There was one post yesterday, “Against Eurotimidity:”
I’m on vacation, but want to take a minute to react to this new “consensus” piece on shoring up the eurozone from Voxeu. The authors really are the best and brightest, economists who have been superb guides to the crisis and in some cases have made material contributions to solving or at least dealing with it. So I’d really like to say nice things.
Unfortunately, I share Brad DeLong’s reaction: is this really all they can offer? I understand that in the effort to reach consensus one must trim back the more intellectually daring and politically difficult parts of what an individual economist might propose. But in this case the search for consensus seems to have leached out practically all the substance. I’m not even sure what, in any significant sense, they’re proposing that the eurozone do differently.
I mean, they’re calling for liquidity support in times of crisis, and I think debt relief if necessary. But that’s sort of how Europe is already trying to muddle through. They don’t call for fiscal integration; they don’t even call for a euro-wide system of deposit insurance. I’m really not sure what they are proposing, beyond neatening up the organization chart.
They allude to the possibility of secular stagnation, which some of us consider a clear argument for fiscal stimulus and higher inflation targets. But all they suggest is … structural reform, the universal elixir of elites.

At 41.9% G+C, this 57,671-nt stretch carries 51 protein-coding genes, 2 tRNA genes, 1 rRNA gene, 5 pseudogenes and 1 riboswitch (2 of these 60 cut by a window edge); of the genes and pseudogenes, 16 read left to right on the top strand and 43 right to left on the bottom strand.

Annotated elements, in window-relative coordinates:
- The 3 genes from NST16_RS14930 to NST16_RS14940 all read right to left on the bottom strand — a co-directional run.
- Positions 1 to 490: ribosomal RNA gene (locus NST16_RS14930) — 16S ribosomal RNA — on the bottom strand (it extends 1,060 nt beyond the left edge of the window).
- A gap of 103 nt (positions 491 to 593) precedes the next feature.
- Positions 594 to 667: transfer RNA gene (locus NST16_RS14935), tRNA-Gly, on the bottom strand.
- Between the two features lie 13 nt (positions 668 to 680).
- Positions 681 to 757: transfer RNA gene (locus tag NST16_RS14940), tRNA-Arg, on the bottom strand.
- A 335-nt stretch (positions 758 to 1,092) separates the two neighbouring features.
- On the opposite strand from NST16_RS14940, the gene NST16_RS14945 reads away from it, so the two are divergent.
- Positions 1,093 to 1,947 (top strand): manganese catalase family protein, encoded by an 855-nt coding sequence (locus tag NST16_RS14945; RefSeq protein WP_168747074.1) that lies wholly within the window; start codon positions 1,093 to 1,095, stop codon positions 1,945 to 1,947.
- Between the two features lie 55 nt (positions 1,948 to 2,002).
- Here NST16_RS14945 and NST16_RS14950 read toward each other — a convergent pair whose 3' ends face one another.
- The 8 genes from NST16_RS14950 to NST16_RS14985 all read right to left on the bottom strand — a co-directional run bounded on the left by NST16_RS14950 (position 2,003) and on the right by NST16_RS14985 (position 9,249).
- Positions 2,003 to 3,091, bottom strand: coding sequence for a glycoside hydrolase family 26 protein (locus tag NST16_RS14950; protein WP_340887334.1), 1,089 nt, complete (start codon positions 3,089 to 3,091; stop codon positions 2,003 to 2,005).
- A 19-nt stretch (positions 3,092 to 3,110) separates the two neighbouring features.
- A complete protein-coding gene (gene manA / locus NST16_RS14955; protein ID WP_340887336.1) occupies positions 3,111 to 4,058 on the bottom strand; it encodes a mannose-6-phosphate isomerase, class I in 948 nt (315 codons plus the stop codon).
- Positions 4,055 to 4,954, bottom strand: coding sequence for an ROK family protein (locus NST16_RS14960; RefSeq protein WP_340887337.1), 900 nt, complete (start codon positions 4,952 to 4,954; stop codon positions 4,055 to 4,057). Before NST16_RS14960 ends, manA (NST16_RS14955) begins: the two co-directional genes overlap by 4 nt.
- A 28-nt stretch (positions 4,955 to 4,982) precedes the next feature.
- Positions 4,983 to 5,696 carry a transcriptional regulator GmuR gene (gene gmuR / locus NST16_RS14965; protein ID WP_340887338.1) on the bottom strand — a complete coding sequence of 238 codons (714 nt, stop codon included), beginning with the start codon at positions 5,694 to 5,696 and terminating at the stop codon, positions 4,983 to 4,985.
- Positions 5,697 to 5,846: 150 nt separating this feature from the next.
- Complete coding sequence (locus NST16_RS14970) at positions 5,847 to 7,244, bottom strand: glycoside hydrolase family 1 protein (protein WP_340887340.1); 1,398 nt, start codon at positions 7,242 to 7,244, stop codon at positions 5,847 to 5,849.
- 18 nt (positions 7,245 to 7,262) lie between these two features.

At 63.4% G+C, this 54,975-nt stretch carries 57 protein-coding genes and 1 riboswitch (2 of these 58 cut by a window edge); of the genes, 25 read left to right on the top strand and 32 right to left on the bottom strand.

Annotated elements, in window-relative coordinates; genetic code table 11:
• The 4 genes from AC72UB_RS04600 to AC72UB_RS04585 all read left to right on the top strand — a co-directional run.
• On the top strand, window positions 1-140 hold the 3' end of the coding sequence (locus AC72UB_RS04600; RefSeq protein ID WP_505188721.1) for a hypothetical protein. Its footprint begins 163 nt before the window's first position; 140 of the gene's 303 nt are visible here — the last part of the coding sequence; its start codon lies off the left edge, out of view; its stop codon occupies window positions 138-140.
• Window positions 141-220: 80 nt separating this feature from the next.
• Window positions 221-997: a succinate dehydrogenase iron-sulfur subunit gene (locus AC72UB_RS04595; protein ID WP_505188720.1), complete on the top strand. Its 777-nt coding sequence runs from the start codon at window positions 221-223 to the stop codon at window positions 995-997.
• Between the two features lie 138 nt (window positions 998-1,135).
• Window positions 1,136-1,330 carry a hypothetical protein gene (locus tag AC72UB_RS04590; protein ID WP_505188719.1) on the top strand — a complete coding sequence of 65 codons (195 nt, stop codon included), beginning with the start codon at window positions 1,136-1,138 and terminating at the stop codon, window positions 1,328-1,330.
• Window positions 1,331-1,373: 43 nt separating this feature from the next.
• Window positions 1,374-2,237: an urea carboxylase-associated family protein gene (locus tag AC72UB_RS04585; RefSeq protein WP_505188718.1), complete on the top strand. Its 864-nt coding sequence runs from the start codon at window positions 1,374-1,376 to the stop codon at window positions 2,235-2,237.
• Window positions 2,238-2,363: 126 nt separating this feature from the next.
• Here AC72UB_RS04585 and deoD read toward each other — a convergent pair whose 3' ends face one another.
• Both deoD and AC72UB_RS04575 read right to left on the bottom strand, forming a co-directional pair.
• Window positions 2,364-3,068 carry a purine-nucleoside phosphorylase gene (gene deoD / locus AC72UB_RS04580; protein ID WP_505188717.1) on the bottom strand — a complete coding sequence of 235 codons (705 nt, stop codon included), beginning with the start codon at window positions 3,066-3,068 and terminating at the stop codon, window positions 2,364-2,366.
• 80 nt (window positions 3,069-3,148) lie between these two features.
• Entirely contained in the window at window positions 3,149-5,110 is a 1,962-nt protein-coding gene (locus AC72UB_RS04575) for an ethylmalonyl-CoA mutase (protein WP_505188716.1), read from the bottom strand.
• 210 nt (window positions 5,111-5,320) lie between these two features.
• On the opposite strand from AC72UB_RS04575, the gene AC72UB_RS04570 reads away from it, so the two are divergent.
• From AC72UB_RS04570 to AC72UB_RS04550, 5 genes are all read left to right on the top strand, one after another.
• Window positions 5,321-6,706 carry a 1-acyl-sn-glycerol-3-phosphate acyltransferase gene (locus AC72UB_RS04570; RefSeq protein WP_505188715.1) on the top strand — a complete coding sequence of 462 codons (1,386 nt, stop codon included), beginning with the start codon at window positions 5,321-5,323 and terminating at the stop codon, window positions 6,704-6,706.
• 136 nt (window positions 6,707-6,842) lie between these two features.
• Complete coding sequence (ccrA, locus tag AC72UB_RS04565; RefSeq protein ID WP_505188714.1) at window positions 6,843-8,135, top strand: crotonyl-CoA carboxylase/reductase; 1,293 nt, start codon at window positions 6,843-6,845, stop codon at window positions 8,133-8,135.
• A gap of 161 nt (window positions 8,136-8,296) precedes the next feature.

The only really new thing I thought I saw was the declaration that
the level of expenditure – rather than the deficit – is the main problem
coupled with a call for expenditure rules. But where is that coming from? There is no correlation between economic performance in the euro crisis and the level of government spending as a share of GDP — Austria has a big government, Ireland and Spain small ones by European standards. And absent some clear evidence that big G was the problem, why declare that national sovereignty on the size of the public sector must be reduced?
Put it this way: from a macro perspective, Europe is a depressed economy with inflation well below a reasonable target, desperately in need of more demand, with this aggregate problem exacerbated by the problems of adjustment within a single currency. And here we have a manifesto calling for smaller government and structural reform. The authors of the manifesto aren’t neoliberal ideologues. So what happened?